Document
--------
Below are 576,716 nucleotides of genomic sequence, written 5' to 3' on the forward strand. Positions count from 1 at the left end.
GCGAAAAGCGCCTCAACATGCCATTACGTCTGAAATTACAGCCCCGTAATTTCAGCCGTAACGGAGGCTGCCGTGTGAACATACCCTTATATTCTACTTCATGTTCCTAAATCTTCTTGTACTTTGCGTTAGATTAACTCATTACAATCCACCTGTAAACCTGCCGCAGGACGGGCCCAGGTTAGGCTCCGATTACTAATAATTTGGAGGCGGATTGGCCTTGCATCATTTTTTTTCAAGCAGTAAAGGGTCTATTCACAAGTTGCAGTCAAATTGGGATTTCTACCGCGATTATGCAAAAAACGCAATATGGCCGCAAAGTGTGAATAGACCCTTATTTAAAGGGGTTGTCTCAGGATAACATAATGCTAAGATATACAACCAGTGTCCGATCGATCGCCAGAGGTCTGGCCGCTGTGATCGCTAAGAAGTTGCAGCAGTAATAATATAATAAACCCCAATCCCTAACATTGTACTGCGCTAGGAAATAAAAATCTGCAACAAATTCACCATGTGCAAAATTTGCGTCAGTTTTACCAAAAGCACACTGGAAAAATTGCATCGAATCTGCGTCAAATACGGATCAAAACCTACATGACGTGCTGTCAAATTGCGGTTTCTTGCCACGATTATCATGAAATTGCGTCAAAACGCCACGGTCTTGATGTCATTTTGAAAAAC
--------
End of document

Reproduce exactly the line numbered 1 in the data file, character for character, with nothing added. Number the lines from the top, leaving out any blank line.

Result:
Below are 576,716 nucleotides of genomic sequence, written 5' to 3' on the forward strand. Positions count from 1 at the left end.